Woodpeckers I see often, but don’t know their name. They live in cactus where they make holes in.
The last days of cycling towards La Paz I did see a new bird of pray: “the crested Caracara” or Caracara Cheriway”. This bird was sitting on a cactus near the street, so I did take pictures of it too!
Next to that I do see several other birds I don’t know the name of. But as a birds man I am always happy to see them!
One of the few other bigger animals I did see was a coyote. He did run into the desert when I approached.
I did see mice, lizards almost daily and some type of ground squirrel.
Yesterday I did an estimate how many butterflies we did see.
At least 10.000; 100 per kilometer times 95 km is 9500 butterflies. But there were times I did see as many as 500 per 1 km!
Also I did see at least 60 dragonflies that day!
A feast for the eye!
Due to all the flowers (rain) these butterflies flourish so abundantly!
I did see scorpions, but also tarantula spiders, what a huge animal that is!
Also a stick insect, grasshoppers are abundant and fly / hop along the road and shoulder.
One of the things I had to get adjusted to was the heat, constant sun and the absence of shadow.
My big heat with side and back flaps, as well as my (once) white T-shirt with long sleeves is a very good way to deal with that.
When the warmth is too much, I simply make these items very wet with water.
Condensation of the water is cooling me down enough to continue cycling again!
I will repeat this every 5 – 10 km, if needed.
Next to that I am drinking as much as I can. At the end of the day I experience that it still wasn’t enough!
In the east of Kentucky (2008 trip) the dogs were a problem. But here it is different!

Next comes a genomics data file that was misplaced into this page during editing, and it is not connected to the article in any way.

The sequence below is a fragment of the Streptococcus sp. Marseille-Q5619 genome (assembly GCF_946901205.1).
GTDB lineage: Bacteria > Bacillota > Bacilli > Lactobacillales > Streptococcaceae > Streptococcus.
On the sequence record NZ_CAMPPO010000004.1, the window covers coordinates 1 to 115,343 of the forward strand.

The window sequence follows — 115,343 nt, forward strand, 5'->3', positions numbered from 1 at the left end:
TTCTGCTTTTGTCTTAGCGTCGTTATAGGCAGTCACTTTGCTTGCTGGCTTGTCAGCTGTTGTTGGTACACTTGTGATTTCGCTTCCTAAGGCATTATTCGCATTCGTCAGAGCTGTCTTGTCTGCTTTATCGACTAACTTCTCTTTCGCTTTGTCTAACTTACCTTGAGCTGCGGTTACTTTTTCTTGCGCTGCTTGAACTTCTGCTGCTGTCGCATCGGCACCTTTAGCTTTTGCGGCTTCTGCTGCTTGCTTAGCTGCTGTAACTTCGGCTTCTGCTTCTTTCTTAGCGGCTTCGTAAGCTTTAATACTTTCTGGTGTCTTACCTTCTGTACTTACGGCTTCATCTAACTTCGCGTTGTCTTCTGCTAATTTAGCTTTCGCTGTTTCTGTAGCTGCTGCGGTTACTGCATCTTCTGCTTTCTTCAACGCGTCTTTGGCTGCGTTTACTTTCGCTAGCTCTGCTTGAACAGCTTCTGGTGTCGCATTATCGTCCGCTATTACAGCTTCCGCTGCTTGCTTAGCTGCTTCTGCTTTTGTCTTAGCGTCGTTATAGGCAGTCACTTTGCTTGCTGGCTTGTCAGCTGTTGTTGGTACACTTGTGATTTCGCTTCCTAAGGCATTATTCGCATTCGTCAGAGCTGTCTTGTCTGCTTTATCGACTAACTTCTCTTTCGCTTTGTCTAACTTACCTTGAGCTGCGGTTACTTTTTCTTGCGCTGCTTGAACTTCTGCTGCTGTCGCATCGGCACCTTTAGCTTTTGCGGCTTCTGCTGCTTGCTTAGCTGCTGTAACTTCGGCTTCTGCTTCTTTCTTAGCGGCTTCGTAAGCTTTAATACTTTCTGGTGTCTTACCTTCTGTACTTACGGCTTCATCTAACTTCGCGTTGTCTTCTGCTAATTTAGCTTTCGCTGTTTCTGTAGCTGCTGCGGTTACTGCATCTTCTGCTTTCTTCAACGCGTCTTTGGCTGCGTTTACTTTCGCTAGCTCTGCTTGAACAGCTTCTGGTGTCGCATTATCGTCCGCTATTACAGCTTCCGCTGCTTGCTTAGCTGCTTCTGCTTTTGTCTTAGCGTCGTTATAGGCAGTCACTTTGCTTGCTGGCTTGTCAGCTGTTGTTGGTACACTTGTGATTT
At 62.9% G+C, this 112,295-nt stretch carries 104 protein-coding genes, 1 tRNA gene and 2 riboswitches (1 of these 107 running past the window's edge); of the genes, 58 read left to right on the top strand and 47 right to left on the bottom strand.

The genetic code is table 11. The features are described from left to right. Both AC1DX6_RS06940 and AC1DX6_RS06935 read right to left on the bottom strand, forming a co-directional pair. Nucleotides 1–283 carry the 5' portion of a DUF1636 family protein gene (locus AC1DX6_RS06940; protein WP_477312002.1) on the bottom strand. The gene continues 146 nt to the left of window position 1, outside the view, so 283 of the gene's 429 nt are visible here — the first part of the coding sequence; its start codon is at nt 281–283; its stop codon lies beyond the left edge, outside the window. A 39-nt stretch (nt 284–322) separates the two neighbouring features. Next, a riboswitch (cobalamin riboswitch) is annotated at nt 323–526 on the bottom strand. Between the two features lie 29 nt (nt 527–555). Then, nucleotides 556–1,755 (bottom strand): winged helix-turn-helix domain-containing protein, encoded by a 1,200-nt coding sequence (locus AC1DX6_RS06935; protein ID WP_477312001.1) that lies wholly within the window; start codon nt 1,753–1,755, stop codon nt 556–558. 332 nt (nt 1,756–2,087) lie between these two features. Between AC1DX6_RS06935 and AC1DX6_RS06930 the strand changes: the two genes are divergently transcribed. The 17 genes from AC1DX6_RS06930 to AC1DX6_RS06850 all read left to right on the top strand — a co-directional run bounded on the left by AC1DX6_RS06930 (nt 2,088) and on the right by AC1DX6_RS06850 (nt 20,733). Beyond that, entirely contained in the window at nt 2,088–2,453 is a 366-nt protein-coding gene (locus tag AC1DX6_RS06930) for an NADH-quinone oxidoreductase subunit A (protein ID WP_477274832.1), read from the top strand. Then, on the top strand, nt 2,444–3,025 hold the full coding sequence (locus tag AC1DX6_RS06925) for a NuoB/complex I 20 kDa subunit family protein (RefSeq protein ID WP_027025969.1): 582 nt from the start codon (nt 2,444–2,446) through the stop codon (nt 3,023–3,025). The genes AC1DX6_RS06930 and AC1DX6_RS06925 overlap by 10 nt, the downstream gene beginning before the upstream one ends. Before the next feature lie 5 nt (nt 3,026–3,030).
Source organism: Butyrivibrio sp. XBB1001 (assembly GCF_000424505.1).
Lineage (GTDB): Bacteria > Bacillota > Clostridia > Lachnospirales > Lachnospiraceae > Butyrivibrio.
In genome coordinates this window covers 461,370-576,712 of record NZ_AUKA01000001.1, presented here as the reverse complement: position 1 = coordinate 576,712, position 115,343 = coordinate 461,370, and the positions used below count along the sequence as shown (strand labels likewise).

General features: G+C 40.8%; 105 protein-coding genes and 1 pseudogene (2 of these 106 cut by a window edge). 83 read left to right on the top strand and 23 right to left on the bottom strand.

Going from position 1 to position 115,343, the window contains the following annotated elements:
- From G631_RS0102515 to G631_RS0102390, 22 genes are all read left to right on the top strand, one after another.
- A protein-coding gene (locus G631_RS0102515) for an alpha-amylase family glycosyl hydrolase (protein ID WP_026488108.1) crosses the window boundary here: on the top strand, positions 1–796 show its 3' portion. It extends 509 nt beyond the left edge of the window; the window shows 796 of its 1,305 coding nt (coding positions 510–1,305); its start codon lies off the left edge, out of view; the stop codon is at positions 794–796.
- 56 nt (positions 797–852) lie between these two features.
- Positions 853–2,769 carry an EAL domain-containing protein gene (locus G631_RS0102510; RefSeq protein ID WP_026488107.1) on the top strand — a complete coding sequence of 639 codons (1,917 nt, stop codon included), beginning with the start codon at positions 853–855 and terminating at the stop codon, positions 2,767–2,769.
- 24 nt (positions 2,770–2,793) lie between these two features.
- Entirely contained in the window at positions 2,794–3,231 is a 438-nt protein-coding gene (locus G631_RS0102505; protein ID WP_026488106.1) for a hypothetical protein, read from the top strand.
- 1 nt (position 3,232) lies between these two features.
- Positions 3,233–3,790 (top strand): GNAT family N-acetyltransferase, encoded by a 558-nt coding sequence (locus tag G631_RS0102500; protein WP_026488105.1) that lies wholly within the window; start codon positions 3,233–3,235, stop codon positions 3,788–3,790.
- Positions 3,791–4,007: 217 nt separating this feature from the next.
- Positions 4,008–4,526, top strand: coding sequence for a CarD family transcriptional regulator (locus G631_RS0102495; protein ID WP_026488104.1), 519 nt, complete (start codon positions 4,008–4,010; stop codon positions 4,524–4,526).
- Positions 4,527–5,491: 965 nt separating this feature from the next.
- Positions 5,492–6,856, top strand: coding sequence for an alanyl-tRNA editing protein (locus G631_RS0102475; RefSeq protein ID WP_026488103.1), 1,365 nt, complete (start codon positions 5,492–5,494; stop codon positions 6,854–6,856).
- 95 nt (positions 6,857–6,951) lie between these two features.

In 2008 they came out of the yard suddenly and barking and trying to bite you. Sometimes even in groups up to 6 dogs!
Here the dogs are pitiful. They all have issues with skin, limping and are dirty.
They do have young puppies all the time and are skittish and anxious.
They don’t seem to have a proper home.
Already I did see 5 dog victims of the traffic. They are lying on the shoulder, or worse even, on the road. Terrible to see and smell!
The environmental awareness of the Mexican people
The awareness for a healthy environment is almost absent with the Mexican people in general.
Everything you buy is been packed in plastic bags.
A lot of garbage is thrown away where they stand.
A view days ago I was sitting near a supermarket in the shade, when I did see a man throwing a gas filled pipe lamp in the bushes where it exploded and left in little pieces.
I am still flabbergasted.
I can’t change this, so this is life here.
However I am always remembered when I walk into the desert; there is garbage everywhere, so very sad.
There are several attempts to change this. An example of this is the separate collection of plastic bottles.
It is not much, but it’s a start!
Changing mentality is needed and that is the hardest part!
The desert is dry in general. Dry it was, but now it was green and there were vast fields of blooming plants.
Even the cactus plants were blooming!
This was the reason there was also an explosion of insects, good and bad.
The bad ones were the mosquitoes and the little flies that were bothering you when you had a little break.
They where zooming around your head crawling into your eyes, nose and ears (the worst). They were not stinging but just a pain!
The good insects were the thousands of butterflies we did see almost every day. The butterflies were very colorful and in such a great variety.
Also there were hundreds of dragonflies so great to see them hovering around.
Grasshoppers, tarantulas, scorpions, walking sticks, I loved the place.
The plants in the desert are often covered with spines, not only the cactus but also smaller bushes and even several grass species!
This I found out the hard way, I thought of pitching my tent on the soft grass. But when I entered my tent the needles from the grass stung right through the footprint.
I relocated on the sand and had a great night of sleep!
Spencer mostly suggests the overnight staying. This is on the basis of the blog of someone who did this part before, on a bicycle.
Cycling from campground to campsite, in the desert and behind restaurants and gas stations.
Campsites are not abundant but sometimes very beautiful! Lush bushes and shade, even sometimes with a pool!
This attracts butterflies but unfortunately sometimes also mosquitoes.
Sometimes there is a restaurant in the middle of nowhere.
I see those restaurants, sometimes, as a modern (Mexican) saloon like in the movies.